This work is published in conjunction with the Bow Group. Previously unpublished polling reveals why the Conservatives have suffered three huge election defeats. The party's brand is damaged - why is this and how can it be fixed? What political programme will get the Conservatives elected? It is written by 10 Conservative MPs or recent candidates in their 30s - the future of the party. It is aimed at all those interested in politics and the changing political map from 2006 onwards. The Conservative Party has suffered three catastrophic general election defeats, unprecedented for over 150 years. It has flatlined in the polls for 13 years. This book looks at previously unpublished polling conducted over the summer by Populus, which diagnoses why the party has a tarnished brand and what this means. For example, Conservative polices, when pitched in isolation to the electorate, are often received favourably. But when they are pitched as Conservative policies, net agreement halves! The problem is not with the policy but with the party itself, and this book is about how the party must change in practice to overcome this problem.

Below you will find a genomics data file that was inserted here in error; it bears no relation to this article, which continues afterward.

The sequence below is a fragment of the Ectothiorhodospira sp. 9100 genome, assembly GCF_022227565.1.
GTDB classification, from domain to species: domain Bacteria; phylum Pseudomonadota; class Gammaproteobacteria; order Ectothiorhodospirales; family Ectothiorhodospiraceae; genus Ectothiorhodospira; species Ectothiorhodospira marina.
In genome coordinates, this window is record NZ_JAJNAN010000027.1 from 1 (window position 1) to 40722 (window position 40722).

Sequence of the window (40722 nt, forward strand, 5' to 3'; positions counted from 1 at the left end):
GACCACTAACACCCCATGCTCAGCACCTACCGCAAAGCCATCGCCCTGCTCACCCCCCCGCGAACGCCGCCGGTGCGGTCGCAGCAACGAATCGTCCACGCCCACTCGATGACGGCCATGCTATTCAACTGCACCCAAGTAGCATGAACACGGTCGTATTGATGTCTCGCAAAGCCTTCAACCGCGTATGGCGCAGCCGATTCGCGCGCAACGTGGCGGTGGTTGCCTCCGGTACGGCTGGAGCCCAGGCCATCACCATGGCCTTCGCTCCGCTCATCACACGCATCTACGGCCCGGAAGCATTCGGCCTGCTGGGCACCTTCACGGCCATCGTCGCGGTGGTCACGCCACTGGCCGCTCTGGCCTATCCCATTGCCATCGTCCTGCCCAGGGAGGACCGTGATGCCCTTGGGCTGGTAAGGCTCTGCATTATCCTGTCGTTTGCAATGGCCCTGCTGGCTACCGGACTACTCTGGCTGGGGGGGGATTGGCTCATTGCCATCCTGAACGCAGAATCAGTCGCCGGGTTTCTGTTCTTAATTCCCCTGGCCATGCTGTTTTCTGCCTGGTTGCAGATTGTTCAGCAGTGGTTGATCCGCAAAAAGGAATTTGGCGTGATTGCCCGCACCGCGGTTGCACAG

It ends by laying out a Conservative vision - a vision that can win the next election and that can make Britain better. The authors have been selected to represent the future of the party. They will play a significant role in shaping the party's direction: Justine Greening MP, elected in 2005; Anne Milton MP, elected in 2005; Rob Halfon, narrowly lost in 2005; Dominic Schofield, narrowly lost Battersea in 2005; Damian Collins, contested Northampton North in 2005; Nicky Morgan, contested Loughborough in 2005; Sarah Richardson, contested Leicester West in 2005; Martin McElwen, contested Leicester South in 2005; Peter Franklin, former aide to Oliver Letwin; and Andrew Cooper, director of Populus.
Chris Philp, Editor, was chairman of the Bow Group in 2004. He co-edited a book on inner city policy, Go Zones (2004) and has authored numerous policy and research papers on health and education. He worked at Conservative campaign HQ during the 2005 election and also writes regularly for the Evening Standard.